Sunday, December 13, 2009

FX Briefing : More Credit Rating Problems

  • Bernanke sees “formidable headwinds” for economy, dampening exit expectations
  • Rating agencies warn about rising public debt in Greece, Portugal and Spain
  • Eurozone industrial production likely to have contracted in October
  • Bundesbank president Weber signals rise in money market rates

EUR-USD seems for now to have given up all attempts of reaching new highs before the end of the year: after the release of the US labour market figures at the end of last week, it dropped below 1.49 initially; during the course of this week, it slipped below 1.48, and even below 1.47 temporarily.

Although both movements were in favour of the dollar, each was motivated by quite different factors. The US labour market figures had been better than expected, fuelling speculation that the Fed could embark on an exit from its quantitative easing policy earlier. Interest rates and yields had gone up accordingly.

Then Fed chairman Ben Bernanke hastened to dampen exaggerated euphoria about an impending policy shift. In a speech on Monday, he emphasized that, despite increased signs of recovery, the US economy was facing “formidable headwinds”. At least with a view to the upcoming open market committee meeting on 16 December, he did not reveal any intention of changing the policy stance.

Mr Bernanke’s warning about “headwinds” coincided with markets focusing increasingly on credit risks. They had not yet fully digested the debt problems in Dubai, when rating agencies triggered fresh fears: Moody’s led the way by making a subtle distinction between the AAA ratings on Canada, Germany or France, termed “resistant”, and the ratings on the UK and the US, which were only “resilient”. On Tuesday, it was reported that Fitch had downgraded its rating on Greece for the second time in the space of less than two months, from A- to BBB+. S&P put Greece, Portugal and also Spain on negative credit watch.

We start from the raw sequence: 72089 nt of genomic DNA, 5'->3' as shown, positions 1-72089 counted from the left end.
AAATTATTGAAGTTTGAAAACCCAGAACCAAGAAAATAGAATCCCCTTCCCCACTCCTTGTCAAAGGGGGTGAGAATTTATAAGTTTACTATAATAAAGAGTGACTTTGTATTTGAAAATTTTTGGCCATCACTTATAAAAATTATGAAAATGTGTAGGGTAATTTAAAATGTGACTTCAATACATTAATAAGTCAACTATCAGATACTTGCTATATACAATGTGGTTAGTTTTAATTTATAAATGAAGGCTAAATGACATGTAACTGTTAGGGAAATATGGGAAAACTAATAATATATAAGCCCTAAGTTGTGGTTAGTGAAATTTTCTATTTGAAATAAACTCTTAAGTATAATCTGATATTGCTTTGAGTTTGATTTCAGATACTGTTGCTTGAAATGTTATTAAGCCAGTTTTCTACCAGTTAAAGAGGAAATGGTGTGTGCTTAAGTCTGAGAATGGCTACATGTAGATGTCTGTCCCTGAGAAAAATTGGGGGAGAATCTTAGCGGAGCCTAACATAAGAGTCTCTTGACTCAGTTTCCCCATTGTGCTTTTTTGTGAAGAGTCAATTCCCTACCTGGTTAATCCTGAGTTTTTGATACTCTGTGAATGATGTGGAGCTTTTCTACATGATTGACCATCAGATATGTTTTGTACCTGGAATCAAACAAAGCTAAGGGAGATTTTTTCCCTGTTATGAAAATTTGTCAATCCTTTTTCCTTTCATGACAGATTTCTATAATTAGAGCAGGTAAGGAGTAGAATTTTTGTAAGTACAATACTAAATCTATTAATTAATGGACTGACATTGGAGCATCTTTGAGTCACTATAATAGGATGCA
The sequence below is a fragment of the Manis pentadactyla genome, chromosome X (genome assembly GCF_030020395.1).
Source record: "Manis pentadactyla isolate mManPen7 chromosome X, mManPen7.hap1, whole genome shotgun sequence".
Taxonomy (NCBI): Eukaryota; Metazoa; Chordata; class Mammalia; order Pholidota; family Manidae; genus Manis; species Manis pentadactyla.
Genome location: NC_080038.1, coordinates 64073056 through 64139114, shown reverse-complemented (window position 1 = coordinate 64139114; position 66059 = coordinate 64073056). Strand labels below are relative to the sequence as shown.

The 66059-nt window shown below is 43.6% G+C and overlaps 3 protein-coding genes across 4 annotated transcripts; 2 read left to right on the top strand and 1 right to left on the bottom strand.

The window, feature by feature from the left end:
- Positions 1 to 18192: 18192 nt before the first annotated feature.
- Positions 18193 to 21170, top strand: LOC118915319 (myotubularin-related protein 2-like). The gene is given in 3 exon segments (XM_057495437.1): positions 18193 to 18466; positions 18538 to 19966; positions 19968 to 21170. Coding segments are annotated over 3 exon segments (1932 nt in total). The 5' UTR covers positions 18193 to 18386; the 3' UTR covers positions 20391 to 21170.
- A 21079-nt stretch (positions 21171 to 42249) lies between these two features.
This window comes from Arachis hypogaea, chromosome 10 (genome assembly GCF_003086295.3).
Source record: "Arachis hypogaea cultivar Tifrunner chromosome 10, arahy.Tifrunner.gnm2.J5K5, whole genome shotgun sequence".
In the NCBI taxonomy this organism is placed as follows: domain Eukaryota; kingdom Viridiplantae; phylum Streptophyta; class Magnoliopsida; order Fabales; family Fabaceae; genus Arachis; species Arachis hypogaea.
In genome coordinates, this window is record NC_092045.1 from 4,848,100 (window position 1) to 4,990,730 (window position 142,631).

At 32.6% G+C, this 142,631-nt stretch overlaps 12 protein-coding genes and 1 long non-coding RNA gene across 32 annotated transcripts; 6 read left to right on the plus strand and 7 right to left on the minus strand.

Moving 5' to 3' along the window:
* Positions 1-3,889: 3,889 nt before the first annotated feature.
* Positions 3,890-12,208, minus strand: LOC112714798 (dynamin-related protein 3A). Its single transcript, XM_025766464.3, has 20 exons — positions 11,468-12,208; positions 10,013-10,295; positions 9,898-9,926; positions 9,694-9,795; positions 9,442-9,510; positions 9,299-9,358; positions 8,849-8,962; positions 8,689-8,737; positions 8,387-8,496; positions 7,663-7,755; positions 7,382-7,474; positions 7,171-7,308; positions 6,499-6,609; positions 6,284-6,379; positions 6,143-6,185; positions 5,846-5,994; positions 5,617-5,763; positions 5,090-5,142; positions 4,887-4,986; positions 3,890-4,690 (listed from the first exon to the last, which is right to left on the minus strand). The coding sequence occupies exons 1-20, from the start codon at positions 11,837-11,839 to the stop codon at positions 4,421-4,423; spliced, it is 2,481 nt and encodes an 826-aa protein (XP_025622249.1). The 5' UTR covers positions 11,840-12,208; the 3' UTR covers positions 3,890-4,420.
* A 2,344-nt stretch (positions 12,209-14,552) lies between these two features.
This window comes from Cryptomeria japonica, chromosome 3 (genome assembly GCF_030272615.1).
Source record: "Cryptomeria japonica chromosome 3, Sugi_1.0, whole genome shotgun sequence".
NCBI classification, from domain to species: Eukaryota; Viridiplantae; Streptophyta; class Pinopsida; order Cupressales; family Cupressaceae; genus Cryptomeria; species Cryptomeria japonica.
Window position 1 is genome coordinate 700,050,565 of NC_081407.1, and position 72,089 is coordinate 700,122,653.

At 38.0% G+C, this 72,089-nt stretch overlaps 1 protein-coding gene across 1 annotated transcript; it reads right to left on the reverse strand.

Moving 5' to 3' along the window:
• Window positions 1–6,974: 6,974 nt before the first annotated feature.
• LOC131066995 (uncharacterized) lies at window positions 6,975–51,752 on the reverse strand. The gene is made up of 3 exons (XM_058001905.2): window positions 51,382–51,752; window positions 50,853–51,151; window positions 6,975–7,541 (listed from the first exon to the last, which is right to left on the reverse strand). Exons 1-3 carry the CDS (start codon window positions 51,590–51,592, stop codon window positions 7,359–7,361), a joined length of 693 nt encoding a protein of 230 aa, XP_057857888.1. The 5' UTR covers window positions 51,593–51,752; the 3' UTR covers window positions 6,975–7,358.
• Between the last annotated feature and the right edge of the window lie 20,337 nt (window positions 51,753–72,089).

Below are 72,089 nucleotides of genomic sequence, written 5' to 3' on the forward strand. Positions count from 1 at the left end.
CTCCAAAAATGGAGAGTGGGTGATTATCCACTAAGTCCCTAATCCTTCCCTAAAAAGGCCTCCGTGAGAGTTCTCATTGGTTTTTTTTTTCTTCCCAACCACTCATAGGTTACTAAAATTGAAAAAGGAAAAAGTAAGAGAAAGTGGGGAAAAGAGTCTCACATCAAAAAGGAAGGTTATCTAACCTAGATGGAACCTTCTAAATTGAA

Credit spreads widened markedly on the rating reports. The interest rate spread between Bunds and 10-year Greek government bonds, for example, rose by around 80 basis points to almost 250 basis points. Mounting crisis fears weighed on the euro at the same time, whereas the dollar and the yen, both typical funding currencies for carry trades and other more risky investments, particularly commodities, strengthened.
Data on industrial new orders and production in the eurozone turned out to be weaker than expected, which was also a drag on the euro. In Germany, industrial production contracted by 1.8% in October, in France and the Netherlands by 0.8% respectively; Italy was the only country to post a slight increase. Thus growth in Q4 is set to be much weaker than in the previous quarter.

Remarks made by Bundesbank president Axel Weber on the development of interest rates in the short maturity segment of the money market, though striking, have not as yet sparked a significant market reaction. At the press conference, ECB president Jean-Claude Trichet had said that the measures announced were not intended to lead to a rise in the overnight rate. According to Mr Weber, as liquidity management normalises, the Eonia rate could go up gradually. At least he expects the Eonia rate to remain below the central bank rate in the first quarter.

In line with this notion, the Bundesbank’s latest Financial Stability Report had pointed out that banks’ bidding behaviour would contribute to reducing excess liquidity in the money market, even if full allotment at refinancing operations is maintained. In this case, the overnight rate ought to converge with the refi rate.

This report has been prepared by BHF-BANK Aktiengesellschaft on behalf of itself and its affiliated companies (together "BHFBANK Group") solely for the information of its clients.

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